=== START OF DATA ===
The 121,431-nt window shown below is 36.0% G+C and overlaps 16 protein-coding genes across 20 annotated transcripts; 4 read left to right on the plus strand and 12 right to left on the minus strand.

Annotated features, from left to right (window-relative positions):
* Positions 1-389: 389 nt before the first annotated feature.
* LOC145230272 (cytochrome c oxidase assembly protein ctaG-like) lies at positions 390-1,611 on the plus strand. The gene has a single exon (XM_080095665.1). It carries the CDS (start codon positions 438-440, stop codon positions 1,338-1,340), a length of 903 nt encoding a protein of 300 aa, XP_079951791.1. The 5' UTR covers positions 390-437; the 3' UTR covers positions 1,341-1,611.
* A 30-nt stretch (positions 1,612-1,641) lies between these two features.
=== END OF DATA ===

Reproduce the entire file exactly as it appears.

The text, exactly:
The 121,431-nt window shown below is 36.0% G+C and overlaps 16 protein-coding genes across 20 annotated transcripts; 4 read left to right on the plus strand and 12 right to left on the minus strand.

Annotated features, from left to right (window-relative positions):
* Positions 1-389: 389 nt before the first annotated feature.
* LOC145230272 (cytochrome c oxidase assembly protein ctaG-like) lies at positions 390-1,611 on the plus strand. The gene has a single exon (XM_080095665.1). It carries the CDS (start codon positions 438-440, stop codon positions 1,338-1,340), a length of 903 nt encoding a protein of 300 aa, XP_079951791.1. The 5' UTR covers positions 390-437; the 3' UTR covers positions 1,341-1,611.
* A 30-nt stretch (positions 1,612-1,641) lies between these two features.